Helen Frankenthaler is recognised as one of the great American artists of the 20th century. A member of the second generation of postwar American abstract painters, her soak-stain technique, which involved allowing thinned paint to seep into the fabric of the canvas, paved the way for Colour-Field painting. Her impact on contemporary art continues to resonate today.Read More
Born into a respected New York family, Frankenthaler studied with painter Rufino Tamayo before attending Bennington College in Vermont, where she learned about significant contemporary American painters from artist Paul Feeley. Upon graduating in 1949, Frankenthaler moved to Provincetown, Massachusetts, to study with abstract painter Hans Hofmann.
In the 1950s, Helen Frankenthaler developed an innovative approach to abstraction by soaking and staining the canvas with thinned paint.
Frankenthaler began to exhibit in 1950.
Beach (1950), an abstract painting made using oil paint, sand, and coffee grounds, was featured in the group exhibition Fifteen Unknowns: Selected by Artists of the Kootz Gallery at the Kootz Gallery in New York.
Frankenthaler held her first solo exhibition at New York's Tibor de Nagy Gallery in 1951; that year, her early paintings were also shown in 9th St. Exhibition of Painting and Sculpture at 60 East 9th Street, a seminal exhibition that brought Abstract Expressionism to the fore of American post-war art. Among the included artists were Philip Guston, Franz Kline, Lee Krasner, Elaine de Kooning, Joan Mitchell, and Barnett Newman.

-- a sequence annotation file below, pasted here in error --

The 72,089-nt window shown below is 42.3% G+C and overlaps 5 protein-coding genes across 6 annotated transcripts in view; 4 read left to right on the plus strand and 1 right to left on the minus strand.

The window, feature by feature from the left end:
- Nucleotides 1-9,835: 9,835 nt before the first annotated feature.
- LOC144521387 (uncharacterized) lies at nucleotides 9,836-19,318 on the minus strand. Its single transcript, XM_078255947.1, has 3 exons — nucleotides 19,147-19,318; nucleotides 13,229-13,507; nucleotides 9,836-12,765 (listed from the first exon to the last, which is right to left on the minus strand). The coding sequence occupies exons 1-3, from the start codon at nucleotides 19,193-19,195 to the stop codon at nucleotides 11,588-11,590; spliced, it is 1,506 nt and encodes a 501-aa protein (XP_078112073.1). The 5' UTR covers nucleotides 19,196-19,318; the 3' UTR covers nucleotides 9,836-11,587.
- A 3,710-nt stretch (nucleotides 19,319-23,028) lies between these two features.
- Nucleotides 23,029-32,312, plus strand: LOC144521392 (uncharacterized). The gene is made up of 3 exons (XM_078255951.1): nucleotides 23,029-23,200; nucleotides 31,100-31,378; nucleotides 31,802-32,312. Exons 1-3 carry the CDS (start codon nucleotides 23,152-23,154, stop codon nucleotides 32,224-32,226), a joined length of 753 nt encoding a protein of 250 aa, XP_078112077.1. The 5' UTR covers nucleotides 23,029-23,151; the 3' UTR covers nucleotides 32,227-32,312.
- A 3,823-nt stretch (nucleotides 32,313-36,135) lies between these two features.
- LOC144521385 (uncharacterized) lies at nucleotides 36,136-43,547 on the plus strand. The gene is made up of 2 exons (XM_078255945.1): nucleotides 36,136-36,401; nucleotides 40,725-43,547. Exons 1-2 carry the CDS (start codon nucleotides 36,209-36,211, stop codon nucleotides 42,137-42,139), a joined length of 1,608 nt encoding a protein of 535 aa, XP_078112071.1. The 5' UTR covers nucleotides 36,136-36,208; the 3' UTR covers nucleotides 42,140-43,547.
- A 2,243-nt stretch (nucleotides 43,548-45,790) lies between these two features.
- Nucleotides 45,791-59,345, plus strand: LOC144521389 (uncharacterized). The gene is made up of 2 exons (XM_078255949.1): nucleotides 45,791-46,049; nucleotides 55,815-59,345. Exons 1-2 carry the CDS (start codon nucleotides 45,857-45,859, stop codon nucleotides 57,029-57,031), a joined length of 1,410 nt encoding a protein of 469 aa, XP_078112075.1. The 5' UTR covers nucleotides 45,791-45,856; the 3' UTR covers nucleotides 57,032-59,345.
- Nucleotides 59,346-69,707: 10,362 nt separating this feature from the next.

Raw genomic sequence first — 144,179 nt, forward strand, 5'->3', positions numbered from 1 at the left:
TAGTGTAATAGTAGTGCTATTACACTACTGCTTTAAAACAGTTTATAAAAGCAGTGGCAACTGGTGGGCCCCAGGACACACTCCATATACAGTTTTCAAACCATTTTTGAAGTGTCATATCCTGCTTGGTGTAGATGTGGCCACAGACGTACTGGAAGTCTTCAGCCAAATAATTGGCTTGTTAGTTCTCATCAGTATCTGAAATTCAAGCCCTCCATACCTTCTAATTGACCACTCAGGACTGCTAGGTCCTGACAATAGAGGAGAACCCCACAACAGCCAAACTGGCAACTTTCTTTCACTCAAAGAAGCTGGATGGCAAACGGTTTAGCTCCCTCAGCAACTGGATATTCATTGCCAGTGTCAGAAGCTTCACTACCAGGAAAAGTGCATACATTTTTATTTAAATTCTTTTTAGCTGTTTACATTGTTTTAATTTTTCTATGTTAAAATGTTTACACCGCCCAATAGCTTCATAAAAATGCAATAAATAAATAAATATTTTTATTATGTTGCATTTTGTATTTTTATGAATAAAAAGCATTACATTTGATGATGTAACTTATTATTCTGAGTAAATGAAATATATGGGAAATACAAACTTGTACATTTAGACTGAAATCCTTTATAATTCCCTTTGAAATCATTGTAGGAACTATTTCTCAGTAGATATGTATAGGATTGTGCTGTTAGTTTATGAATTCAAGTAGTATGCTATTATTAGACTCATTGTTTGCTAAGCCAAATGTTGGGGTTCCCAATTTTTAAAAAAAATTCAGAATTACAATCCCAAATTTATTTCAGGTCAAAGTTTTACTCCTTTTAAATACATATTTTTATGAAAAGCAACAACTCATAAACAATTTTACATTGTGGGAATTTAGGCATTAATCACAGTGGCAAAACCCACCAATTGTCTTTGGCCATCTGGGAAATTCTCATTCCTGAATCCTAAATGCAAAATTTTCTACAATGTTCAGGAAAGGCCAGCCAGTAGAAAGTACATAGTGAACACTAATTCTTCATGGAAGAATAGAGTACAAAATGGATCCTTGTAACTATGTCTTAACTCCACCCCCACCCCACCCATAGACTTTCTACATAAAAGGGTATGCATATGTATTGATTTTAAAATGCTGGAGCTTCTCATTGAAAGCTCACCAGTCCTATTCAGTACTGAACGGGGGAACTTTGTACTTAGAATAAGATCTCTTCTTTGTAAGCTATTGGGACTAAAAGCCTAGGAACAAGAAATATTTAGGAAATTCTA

The year 1951 also saw Frankenthaler initiate a new direction for abstract painting. After attending an exhibition of Jackson Pollock's works, she was inspired to paint with her canvases on the floor—instead of throwing paint, however, the artist developed her own, idiosyncratic way of pouring paint onto unprimed canvas and soaking the fabric.
Frankenthaler's soak-stain technique led to one of her most influential works, Mountains and Sea (1952). The painting evokes the landscape through soft, tinted fields of blue and green surrounding red in the centre. The new kind of flatness in her work, achieved by allowing thinned paint to fuse with the fabric of the canvas, soon prompted Frankenthaler's contemporaries, including Kenneth Noland and Morris Louis, to develop Colour Field paintings.
During the following decades, Frankenthaler examined lines and their relationship with shape. Bold colours and hard-edged forms in blue, red, green, and yellow emerge in Italian Beach (1960). The 1960s also saw the artist engage with large expanses of colour in works such as The Bay (1963) and Indian Summer (1967). Frankenthaler also shifted to diluted acrylic paint from thinned oils, a development she made together with artist and her husband at the time, Robert Motherwell.
Helen Frankenthaler's woodcut prints are also renowned, through which she explored the various methods of applying colour and engaging the surface.